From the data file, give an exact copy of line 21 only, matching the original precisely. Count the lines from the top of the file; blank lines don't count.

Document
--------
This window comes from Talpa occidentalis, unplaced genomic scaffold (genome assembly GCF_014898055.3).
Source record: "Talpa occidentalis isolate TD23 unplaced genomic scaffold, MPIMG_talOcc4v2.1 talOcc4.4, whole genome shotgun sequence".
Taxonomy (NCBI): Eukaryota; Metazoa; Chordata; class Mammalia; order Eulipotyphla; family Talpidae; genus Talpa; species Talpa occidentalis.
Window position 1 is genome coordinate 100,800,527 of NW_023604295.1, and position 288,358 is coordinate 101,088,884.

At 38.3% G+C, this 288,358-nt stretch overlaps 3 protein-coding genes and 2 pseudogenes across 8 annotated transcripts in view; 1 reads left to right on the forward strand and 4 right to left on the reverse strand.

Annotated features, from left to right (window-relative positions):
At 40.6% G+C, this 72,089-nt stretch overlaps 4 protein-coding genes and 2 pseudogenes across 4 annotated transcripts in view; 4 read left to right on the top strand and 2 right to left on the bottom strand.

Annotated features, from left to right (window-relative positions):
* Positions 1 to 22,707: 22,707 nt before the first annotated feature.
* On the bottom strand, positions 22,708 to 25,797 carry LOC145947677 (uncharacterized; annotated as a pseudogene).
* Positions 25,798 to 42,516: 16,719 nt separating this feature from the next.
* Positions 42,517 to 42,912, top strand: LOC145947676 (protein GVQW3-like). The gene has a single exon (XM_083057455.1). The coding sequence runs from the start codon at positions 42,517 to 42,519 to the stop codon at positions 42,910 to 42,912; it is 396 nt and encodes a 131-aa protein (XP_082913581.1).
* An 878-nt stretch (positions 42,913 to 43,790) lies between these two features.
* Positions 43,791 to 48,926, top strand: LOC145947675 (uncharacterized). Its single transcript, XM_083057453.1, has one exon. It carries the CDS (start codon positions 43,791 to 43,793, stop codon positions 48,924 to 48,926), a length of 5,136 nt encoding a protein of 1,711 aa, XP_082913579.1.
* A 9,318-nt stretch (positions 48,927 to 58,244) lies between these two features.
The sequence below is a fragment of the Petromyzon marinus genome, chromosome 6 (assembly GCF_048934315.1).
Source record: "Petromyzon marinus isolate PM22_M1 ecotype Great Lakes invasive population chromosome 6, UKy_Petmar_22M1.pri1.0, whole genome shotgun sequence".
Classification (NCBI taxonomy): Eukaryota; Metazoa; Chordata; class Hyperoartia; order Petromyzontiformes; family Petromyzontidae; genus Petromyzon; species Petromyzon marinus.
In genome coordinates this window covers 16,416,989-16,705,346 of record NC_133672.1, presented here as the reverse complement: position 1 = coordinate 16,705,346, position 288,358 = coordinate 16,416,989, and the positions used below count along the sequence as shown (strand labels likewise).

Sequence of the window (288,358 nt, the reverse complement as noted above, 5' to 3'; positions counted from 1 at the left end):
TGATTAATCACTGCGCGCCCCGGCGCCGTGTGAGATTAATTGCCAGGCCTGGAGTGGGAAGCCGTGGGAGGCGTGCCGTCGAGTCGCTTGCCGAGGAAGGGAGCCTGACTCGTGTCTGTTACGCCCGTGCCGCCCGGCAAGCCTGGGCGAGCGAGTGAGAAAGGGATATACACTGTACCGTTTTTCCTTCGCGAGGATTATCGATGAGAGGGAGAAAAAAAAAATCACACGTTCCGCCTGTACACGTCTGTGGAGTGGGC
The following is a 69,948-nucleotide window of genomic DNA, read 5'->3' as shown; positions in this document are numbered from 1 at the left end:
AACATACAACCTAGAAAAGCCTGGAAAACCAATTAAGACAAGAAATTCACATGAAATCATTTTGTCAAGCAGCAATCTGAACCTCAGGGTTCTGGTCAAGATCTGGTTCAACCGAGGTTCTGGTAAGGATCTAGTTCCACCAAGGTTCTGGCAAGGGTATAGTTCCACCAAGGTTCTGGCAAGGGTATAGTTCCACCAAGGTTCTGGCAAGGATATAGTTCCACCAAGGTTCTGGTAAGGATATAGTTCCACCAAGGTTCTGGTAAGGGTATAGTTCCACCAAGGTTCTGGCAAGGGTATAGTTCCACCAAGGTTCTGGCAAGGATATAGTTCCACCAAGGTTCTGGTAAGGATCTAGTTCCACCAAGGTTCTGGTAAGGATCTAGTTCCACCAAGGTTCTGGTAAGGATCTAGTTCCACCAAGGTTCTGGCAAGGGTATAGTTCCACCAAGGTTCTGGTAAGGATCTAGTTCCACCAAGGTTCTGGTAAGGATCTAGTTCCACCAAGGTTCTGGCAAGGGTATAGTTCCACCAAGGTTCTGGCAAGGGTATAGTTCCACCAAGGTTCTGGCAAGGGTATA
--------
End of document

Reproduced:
TGATTAATCACTGCGCGCCCCGGCGCCGTGTGAGATTAATTGCCAGGCCTGGAGTGGGAAGCCGTGGGAGGCGTGCCGTCGAGTCGCTTGCCGAGGAAGGGAGCCTGACTCGTGTCTGTTACGCCCGTGCCGCCCGGCAAGCCTGGGCGAGCGAGTGAGAAAGGGATATACACTGTACCGTTTTTCCTTCGCGAGGATTATCGATGAGAGGGAGAAAAAAAAAATCACACGTTCCGCCTGTACACGTCTGTGGAGTGGGC